Driving down the road today, I was struck by this cow. Well, I didn’t hit him, but the scene moved me. I live on the Chisholm Trail; this is cattle country. This is what it must’ve looked like in the post-Civil and Mexican Wars era when the men came home from fighting those battles to find their ranches blighted by drought. They just wanted to rest, but it was time to start the cattle drives. They had to get the cattle to market before they starved, because then the family would starve.

And just like then, God provided. While the economy sinks, my husband’s work has been steady. We’ve not gone hungry. And just to make sure we knew He loves us, He answered my daughter’s prayer for a dog of her own. We rescued a puppy that needed bottlefeeding, which was something my daughter had always wanted to do. This dog, which guards her night and day, gave birth to the answer to my prayer. I wanted a walking partner, tough enough to keep the yard clear of varmints, gentle enough for the kids to play with, and more devoted to me than to life itself. He gave me Jake.

The last thing we needed was another dog, another mouth to feed. But these two dogs have filled the hearts of the girls in this family when the outside world seemed so bleak. Often in the Bible, we hear Jesus say, “Fear not, for I am with you.” When the going seems really hard, and you cannot go any further, look up. For He is right beside you with a hand held out. For us, it looked like a leash – I don’t know what it will look like for you. All you need do is take it.

What I Do

A strange new light has appeared. I feel like this sunset that happened a couple days ago. Everything’s turned upside down and I like what I’m seeing, but I don’t understand it.

I find myself consumed by a need to organize. Now I’ve never been a messy person, but Grandma’s mantra about “a place for everything and everything in its place” just hasn’t worked in this small house. I didn’t notice until after we moved in that the builder apparently didn’t think closets were necessary. The inability to devise any sort of working organization scheme overwhelmed me. It overran my very being.

Until just the last couple weeks. Something, somebody, I don’t know what, inspired me to take control of my life. No more waiting for the world to come right. All of a sudden, I realized that the difference between what I see and what I want is what I do. What I do. Me. Why didn’t I ever grasp this before?

But something else is going on here. Cool gifts have come, totally out of the blue. My husband appeared last week with a beautiful, framed mirror which just fits in my entryway. A small stack of books from my favorite author came home in a discarded box. A lovely chest, the perfect size to house my oldest son’s treasures, was given to us just as he left. In the past, I’ve dreaded Christmas because I didn’t have space for anything more to come in. Now, each gift is so clearly from God and, like that mirror, brings new light into the dark corners of my world. That’s the only way I can explain it.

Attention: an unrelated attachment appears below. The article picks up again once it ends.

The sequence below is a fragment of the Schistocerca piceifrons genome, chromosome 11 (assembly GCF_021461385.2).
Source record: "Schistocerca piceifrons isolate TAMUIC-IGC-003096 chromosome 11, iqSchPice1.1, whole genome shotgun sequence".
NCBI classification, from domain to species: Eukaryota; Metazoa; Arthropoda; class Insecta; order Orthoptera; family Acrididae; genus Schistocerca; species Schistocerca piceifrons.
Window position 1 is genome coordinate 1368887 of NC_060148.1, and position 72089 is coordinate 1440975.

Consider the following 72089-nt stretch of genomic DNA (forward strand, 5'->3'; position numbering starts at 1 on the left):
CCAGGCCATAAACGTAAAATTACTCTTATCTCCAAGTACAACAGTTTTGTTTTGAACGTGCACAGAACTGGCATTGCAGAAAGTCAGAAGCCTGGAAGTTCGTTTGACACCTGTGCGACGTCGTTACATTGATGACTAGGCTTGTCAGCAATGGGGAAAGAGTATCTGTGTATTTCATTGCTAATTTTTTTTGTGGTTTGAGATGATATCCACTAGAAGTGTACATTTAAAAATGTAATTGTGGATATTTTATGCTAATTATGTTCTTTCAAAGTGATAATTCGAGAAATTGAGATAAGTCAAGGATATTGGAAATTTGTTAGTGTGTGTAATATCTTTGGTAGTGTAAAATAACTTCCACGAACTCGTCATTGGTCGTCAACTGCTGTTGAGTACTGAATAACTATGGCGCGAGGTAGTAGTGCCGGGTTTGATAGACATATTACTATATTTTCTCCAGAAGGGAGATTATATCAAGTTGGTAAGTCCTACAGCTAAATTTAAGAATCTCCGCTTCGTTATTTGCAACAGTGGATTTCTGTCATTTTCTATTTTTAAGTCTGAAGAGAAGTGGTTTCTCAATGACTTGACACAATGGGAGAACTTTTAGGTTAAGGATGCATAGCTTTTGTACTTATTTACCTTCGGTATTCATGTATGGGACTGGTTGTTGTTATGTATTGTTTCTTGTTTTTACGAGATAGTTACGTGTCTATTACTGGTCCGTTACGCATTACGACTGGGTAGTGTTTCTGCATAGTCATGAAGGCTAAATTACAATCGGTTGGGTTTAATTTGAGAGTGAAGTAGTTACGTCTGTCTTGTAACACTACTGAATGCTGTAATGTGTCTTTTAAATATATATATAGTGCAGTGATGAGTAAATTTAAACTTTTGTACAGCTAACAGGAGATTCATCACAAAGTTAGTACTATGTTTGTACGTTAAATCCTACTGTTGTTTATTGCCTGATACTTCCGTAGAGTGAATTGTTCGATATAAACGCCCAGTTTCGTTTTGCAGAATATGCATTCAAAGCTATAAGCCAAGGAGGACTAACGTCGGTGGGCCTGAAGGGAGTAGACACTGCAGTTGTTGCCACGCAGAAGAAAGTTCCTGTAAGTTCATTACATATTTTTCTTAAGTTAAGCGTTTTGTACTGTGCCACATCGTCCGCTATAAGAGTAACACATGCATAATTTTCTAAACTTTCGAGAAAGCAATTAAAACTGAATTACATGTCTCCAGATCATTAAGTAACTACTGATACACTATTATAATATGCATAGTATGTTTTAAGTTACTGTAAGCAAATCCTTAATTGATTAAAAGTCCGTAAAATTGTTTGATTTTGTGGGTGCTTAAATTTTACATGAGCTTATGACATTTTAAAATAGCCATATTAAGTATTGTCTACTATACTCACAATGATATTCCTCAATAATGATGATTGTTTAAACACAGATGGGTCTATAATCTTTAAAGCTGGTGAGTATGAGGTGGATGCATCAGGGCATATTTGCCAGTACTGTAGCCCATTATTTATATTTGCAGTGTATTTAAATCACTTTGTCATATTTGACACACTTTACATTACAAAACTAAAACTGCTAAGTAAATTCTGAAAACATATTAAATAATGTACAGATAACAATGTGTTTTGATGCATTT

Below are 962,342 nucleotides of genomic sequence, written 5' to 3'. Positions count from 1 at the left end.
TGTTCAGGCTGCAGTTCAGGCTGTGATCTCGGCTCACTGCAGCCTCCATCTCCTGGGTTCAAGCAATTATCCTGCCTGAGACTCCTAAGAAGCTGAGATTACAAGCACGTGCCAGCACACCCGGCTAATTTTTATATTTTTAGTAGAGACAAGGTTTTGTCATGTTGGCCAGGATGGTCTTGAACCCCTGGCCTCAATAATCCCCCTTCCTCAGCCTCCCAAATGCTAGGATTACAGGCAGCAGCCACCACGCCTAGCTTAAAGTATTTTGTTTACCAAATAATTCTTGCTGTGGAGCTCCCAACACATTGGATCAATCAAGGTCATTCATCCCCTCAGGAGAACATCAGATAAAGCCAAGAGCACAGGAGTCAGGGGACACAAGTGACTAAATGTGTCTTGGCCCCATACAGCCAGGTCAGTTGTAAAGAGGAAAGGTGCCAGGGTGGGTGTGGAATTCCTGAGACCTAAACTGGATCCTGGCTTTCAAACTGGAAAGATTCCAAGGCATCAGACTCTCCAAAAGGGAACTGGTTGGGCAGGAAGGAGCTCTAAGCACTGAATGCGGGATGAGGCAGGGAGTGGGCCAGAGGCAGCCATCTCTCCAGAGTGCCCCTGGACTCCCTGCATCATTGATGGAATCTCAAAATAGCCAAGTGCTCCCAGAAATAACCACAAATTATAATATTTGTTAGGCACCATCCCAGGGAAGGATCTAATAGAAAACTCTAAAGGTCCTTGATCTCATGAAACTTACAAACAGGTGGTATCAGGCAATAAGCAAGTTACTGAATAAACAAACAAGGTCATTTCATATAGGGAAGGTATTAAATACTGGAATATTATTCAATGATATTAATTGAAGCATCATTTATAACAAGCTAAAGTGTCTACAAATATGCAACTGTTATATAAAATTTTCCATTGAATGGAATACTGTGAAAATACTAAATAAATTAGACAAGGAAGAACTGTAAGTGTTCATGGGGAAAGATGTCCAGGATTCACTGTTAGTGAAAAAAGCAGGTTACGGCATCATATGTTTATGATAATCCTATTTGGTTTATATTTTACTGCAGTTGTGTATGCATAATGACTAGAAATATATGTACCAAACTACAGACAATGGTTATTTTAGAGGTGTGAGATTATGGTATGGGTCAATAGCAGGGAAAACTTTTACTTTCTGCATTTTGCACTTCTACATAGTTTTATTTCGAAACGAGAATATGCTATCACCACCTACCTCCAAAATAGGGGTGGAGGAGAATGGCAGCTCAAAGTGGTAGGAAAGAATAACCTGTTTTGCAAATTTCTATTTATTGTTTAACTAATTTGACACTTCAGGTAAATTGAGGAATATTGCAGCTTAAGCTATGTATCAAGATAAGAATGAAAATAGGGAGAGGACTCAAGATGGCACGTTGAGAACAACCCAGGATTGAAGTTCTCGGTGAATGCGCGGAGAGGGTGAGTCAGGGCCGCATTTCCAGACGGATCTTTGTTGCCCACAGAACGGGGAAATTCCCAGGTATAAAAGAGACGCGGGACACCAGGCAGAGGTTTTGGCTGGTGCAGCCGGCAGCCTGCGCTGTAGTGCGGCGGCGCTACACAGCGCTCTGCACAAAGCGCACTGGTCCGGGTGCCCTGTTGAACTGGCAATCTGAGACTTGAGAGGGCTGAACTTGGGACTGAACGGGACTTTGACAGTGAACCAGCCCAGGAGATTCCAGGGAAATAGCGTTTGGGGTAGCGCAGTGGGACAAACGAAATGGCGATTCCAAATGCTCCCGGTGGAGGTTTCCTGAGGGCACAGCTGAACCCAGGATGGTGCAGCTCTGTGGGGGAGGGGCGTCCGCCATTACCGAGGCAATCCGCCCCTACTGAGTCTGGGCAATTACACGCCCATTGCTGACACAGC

Is this God? You’d think, as a Christian, that I’d immediately spout grandiose praises of any blessings that come my way. I do know He is behind all this. But I’m human, too. I’m confounded by watching changes happen in me that I did not instigate. I watch the children get into yet another trivial argument and I want to throw up my hands and quit. But then I watch myself walk calmly over to them and handle them wisely. Who is this woman in the mirror? Where is her stress?

It’s just not there. Just like the toddler outbursts, it is disappearing before my very eyes.

Something else has become clear: even if what I do is small and insignificant, it is not worthless in the larger scheme of things. Every single positive move I make brings my world that much closer to goodness. And that is beautiful. It is the ray of light that originates with my Maker and moves out, one step at a time, until a glorious wake is left behind me, which in turn emanates outward to others.

I thank you, my beloved reader, for the ripples your life has washed into mine. They are no small part of who I am and what I do.

Godvision Goggles

My head has not been in writing this week. It’s been scattered, unable to concentrate on reading, even. Just as I convinced myself that I was hopelessly lost, we had a baptism and pool party with the church. The words that were spoken at that ceremony touched me, letting me know that it’s not all up to me. It’s not me that reaches out to God to beg salvation. Like a drowning man reaching for the hand of the rescuer, I’m merely accepting the outstretched arm of the one who sought to pull me from the jaws of destruction. He reached out first; I’m merely taking His hand.

That’s what I needed to hear. Sometimes it feels as though I’m sinking in a pool of my own making, and I have no clue how to escape. I pray that God would pluck me out and put me in a better situation. But Jesus said he didn’t come to take us out of the world (John 17:15); he came to give us a new perspective. He gave me godvision goggles. I can wear them on my forehead and look like a pro, but they work best on my eyes, protecting me from injury and putting the true hue on all I see.

The little stuff doesn’t bother me with my goggles on. They allow me to see more clearly than ever before what is going on around me and not be bothered by it. All will be well; I can relax.